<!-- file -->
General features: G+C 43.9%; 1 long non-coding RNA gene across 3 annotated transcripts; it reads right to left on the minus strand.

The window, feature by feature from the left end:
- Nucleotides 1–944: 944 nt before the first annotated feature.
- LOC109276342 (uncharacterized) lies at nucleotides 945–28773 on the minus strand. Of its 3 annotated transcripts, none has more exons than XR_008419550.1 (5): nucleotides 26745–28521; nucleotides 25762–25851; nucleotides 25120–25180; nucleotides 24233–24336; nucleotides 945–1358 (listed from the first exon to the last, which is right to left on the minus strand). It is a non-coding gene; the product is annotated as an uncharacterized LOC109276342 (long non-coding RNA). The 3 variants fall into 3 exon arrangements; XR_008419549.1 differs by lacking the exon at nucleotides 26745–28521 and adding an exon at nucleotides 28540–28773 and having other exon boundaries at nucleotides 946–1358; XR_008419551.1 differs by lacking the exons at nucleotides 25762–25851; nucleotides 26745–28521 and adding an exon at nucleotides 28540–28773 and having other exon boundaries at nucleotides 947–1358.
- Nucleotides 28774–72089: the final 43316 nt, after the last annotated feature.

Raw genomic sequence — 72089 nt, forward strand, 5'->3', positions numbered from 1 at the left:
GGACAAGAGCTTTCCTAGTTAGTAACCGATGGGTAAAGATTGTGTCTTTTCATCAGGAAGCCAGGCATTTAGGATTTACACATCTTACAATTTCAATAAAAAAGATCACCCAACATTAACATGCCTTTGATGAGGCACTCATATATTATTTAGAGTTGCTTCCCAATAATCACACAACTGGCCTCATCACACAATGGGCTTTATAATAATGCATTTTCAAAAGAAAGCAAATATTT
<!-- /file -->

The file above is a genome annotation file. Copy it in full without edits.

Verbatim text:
General features: G+C 43.9%; 1 long non-coding RNA gene across 3 annotated transcripts; it reads right to left on the minus strand.

The window, feature by feature from the left end:
- Nucleotides 1–944: 944 nt before the first annotated feature.
- LOC109276342 (uncharacterized) lies at nucleotides 945–28773 on the minus strand. Of its 3 annotated transcripts, none has more exons than XR_008419550.1 (5): nucleotides 26745–28521; nucleotides 25762–25851; nucleotides 25120–25180; nucleotides 24233–24336; nucleotides 945–1358 (listed from the first exon to the last, which is right to left on the minus strand). It is a non-coding gene; the product is annotated as an uncharacterized LOC109276342 (long non-coding RNA). The 3 variants fall into 3 exon arrangements; XR_008419549.1 differs by lacking the exon at nucleotides 26745–28521 and adding an exon at nucleotides 28540–28773 and having other exon boundaries at nucleotides 946–1358; XR_008419551.1 differs by lacking the exons at nucleotides 25762–25851; nucleotides 26745–28521 and adding an exon at nucleotides 28540–28773 and having other exon boundaries at nucleotides 947–1358.
- Nucleotides 28774–72089: the final 43316 nt, after the last annotated feature.

Raw genomic sequence — 72089 nt, forward strand, 5'->3', positions numbered from 1 at the left:
GGACAAGAGCTTTCCTAGTTAGTAACCGATGGGTAAAGATTGTGTCTTTTCATCAGGAAGCCAGGCATTTAGGATTTACACATCTTACAATTTCAATAAAAAAGATCACCCAACATTAACATGCCTTTGATGAGGCACTCATATATTATTTAGAGTTGCTTCCCAATAATCACACAACTGGCCTCATCACACAATGGGCTTTATAATAATGCATTTTCAAAAGAAAGCAAATATTT